celebrating people of color in the arts

The 5th Inning

In books on January 6, 2009 at 5:44 pm



In March, poet and literary activist, E. Ethelbert Miller will release his second memoir, The 5th Inning. In an exclusive essay for of note, Miller reflects on the family photo that inspired the cover art for the book. “Years before Michelle and Barack, we were the Millers,” he recalls of that ‘family-next-door’ moment.  

But as he unwraps the story behind the photograph – the story of a family and of years passed, he crafts a narrative about the fragments, the spaces, the isolation within our lives. “This is what we do as writers,” he says, “We write about the smiles we can no longer wear and the suffering that we do.”

I’m looking at the book cover of my second memoir, The 5th Inning. The cover features the artwork of my friend Andy Shallal, the owner of Busboys and Poets in Washington D.C. Andy was able to create a collage from a photo taken by Dan Moldea. He took the picture back in 2005 on the day my son Nyere-Gibran graduated from Gonzaga High School. It’s a remarkable photo in that it captures my entire family laughing and in a moment of complete joy. I have no memory of what we were laughing at, other than Dan perhaps saying just relax and disguise yourself for history. We are all standing in the backyard of our house on Underwood Street. In the picture with me are my daughter, mother, sister, son, and wife. What the picture doesn’t capture is what took place in front of the house before Dan arrived. 

It’s my son’s graduation and he is happy. My wife has fixed up the entire house, ordered chairs and tables for the backyard, cooked food and made arrangements for about 50 people or more. Standing in front of the house waiting for people to arrive, my son and I soon realized very few people were coming. I could feel the disappointment in his voice overshadowed by the jokes we  passed back and forth. We both knew that this special day was another day in our lives–that connected us more than blood or flesh. If I was a blues singer I would have presented my son with a guitar and congratulated him for graduating into my world.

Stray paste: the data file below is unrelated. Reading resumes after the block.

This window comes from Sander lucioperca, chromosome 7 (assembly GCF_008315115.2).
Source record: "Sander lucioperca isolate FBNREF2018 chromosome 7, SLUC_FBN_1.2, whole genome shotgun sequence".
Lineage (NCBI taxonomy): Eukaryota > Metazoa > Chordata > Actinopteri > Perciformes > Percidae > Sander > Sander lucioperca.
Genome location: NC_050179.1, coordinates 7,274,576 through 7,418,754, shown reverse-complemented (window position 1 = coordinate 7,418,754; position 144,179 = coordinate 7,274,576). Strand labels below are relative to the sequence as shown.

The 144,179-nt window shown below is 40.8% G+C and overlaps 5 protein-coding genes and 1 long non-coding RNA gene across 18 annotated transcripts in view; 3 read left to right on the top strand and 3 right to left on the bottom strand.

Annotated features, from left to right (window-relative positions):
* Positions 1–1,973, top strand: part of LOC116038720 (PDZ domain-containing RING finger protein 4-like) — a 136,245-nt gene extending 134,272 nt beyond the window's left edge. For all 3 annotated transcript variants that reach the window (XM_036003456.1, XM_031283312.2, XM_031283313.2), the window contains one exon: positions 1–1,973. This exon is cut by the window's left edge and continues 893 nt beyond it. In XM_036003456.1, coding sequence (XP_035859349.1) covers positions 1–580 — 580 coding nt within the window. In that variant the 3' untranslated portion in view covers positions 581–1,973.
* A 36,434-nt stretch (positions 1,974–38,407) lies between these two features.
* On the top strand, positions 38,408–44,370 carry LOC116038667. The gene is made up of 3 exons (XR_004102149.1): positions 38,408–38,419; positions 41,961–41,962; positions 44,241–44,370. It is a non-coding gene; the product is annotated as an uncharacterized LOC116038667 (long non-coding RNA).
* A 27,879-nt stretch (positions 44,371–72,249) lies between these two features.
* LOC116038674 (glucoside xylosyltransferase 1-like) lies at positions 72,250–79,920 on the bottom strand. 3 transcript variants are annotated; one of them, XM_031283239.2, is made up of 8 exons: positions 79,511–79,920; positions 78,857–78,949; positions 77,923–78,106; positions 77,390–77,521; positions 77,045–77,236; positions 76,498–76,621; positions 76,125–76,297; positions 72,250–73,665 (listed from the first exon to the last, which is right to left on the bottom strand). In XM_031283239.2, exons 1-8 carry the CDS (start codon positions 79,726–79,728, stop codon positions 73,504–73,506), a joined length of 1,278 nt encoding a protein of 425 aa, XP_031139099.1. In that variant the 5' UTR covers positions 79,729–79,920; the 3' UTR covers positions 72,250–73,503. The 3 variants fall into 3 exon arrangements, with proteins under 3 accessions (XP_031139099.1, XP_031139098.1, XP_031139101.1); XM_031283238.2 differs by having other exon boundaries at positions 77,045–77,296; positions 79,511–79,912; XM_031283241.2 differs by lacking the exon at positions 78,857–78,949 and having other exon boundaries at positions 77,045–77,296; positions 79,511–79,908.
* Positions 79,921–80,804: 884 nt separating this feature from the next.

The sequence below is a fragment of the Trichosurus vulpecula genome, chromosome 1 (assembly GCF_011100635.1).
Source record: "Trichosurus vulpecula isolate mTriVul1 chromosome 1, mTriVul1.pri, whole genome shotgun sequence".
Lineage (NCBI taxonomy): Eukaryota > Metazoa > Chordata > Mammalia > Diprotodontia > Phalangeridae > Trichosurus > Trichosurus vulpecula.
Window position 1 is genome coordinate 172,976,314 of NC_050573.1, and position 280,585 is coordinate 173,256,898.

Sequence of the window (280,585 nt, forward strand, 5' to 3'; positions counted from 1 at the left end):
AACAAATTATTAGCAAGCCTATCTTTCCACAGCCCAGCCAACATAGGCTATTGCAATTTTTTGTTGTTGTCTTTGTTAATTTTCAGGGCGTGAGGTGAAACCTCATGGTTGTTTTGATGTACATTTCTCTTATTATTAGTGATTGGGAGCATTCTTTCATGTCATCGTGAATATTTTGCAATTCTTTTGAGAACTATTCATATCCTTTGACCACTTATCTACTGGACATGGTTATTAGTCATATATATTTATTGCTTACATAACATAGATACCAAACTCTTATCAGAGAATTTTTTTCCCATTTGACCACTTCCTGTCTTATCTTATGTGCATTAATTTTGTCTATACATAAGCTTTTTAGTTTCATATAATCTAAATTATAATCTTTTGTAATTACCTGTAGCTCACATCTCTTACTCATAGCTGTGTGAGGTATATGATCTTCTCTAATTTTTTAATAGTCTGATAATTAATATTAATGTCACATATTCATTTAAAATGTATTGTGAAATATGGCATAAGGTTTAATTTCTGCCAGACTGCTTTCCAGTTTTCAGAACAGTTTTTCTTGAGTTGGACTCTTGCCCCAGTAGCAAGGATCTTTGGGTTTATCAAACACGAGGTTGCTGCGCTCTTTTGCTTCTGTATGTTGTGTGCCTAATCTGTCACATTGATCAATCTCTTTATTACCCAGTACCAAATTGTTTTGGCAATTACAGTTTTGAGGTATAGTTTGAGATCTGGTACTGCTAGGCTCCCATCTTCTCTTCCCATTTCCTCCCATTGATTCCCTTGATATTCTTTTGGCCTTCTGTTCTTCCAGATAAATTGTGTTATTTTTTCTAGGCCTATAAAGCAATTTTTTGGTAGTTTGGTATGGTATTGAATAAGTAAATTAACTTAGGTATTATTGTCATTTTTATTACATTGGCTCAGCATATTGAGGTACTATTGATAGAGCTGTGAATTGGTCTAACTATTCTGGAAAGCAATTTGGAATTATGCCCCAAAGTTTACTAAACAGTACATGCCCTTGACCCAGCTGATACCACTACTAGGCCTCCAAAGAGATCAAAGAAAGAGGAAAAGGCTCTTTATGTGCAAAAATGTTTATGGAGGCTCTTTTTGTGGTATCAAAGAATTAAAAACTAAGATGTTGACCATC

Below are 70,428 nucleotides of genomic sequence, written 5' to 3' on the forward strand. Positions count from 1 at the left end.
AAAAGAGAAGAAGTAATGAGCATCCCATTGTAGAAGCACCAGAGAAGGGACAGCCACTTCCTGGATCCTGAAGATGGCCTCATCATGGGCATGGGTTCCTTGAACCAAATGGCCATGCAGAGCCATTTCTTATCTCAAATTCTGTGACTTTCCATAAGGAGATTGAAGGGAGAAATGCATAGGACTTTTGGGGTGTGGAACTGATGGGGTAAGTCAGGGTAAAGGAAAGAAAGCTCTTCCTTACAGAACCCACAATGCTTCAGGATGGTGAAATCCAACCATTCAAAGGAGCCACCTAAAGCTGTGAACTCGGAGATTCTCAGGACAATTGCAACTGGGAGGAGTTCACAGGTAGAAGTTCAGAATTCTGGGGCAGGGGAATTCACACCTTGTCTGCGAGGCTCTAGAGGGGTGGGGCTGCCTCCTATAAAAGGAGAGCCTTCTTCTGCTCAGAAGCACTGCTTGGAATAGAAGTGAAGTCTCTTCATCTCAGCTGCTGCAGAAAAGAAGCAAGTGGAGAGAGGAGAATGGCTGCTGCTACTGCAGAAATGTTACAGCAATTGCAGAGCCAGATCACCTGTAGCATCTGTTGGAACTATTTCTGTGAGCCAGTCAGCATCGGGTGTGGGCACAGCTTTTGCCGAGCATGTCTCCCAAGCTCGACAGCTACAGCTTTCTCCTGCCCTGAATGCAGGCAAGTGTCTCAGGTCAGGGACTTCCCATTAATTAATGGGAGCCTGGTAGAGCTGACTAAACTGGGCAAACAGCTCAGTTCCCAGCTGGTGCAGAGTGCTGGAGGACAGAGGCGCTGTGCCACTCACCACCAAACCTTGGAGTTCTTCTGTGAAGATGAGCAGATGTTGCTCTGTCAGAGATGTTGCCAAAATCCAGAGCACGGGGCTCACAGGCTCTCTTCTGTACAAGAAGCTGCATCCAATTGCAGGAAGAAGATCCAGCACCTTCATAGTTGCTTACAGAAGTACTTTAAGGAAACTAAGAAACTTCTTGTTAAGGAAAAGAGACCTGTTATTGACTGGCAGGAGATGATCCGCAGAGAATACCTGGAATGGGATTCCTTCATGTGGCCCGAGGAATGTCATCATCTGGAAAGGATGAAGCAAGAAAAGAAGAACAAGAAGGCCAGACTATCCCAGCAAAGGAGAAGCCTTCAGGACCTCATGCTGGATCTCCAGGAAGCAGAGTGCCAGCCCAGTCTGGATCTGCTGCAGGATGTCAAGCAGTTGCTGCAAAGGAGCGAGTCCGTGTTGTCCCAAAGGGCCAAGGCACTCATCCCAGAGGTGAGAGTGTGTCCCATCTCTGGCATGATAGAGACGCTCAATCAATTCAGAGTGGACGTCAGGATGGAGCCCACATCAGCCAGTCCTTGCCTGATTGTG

Read more

Dan Moldea was the person who drove both of my children home from George Washington University Hospital shortly after they were born. That was in 1982 and 1987. I think this is what made him so interested in taking this picture. In many ways he is the architect putting this African American family together. He is framing us, and this is why we are all smiling. We have been framed. Years before Michelle and Barack, we were the Millers.

My mother, Enid Miller creates the center of the photograph. My father died back in February 1987.The women in the picture out number the men, four to two. This is the score as the game goes into the fifth inning. The women are in charge, defining things, shaping the world in their own image. The four women in the picture are all very strong women. They are fiercely independent. I have argued with all of them, perhaps too much so. I think they are smiling in the picture because they are winning. But what have I lost?

When you look at the cover of The 5th Inning the house we live in is gone. The images have been reduced to fragments. Broken?  We are all isolated and distant from one another. My mother now residing in a nursing home in Yonkers. My son is a head above everyone – and maybe he will escape his “blues” inheritance. This is why I requested the color of the book to be blue. Many games called after the fifth inning end because of rain and darkness.

Above the heads of my family one will find the faces of  baseball all-stars: Hank Aaron, Willie Mays, Roberto Clemente, Carl Yastrzemski . They represent a pantheon of baseball Gods. They are men who played the game with a considerable degree of grace. Each one has a magical moment in baseball lore. They blessed our nation and in many ways gave us dreams. How often did I run around the South Bronx with my cap flying off like Mays? I always wanted to throw like Clemente. Which brings me back to my literary career and my search for the glorious season. There comes a point in our lives when we know we’re pitching just as hard but the ball isn’t getting to the plate as fast. That’s where things are right now for me.

The 5th Inning is the book I’ve written without the Dunbar mask. The baseball is metaphor only if you understand the game. Baseball embraces silence and space. The loneliness of the player after making an error. The walking in of a run with the bases loaded. The foul-tip that’s dropped…

At the bottom of the cover, Andy Shallal has a baseball figure caught sliding. The face is etched out. You don’t have to see a face. One knows it’s Jackie Robinson stealing home. This is a moment of ancestral memory. It’s the type of play that’s simply daring and unapologetic. I want to write that way. Jackie never had it made. He created his own path. This is what we do as writers. We write about the smiles we can no longer wear and the suffering that we do.

– E. Ethelbert Miller 


  1. I really enjoyed reading these thoughts about your book cover, Mr. Miller, just as I have admired the work you have done in the past. I’m not able to get all the baseball references, but I do know Paul Laurence Dunbar’s poem and I’m looking forward to seeing what your memoir looks and sounds like without the mask of “grins and lies.” Thanks!

  2. Hello,
    everything dynamic and very positively


Leave a Reply

Fill in your details below or click an icon to log in:

WordPress.com Logo

You are commenting using your WordPress.com account. Log Out /  Change )

Twitter picture

You are commenting using your Twitter account. Log Out /  Change )

Facebook photo

You are commenting using your Facebook account. Log Out /  Change )

Connecting to %s

%d bloggers like this: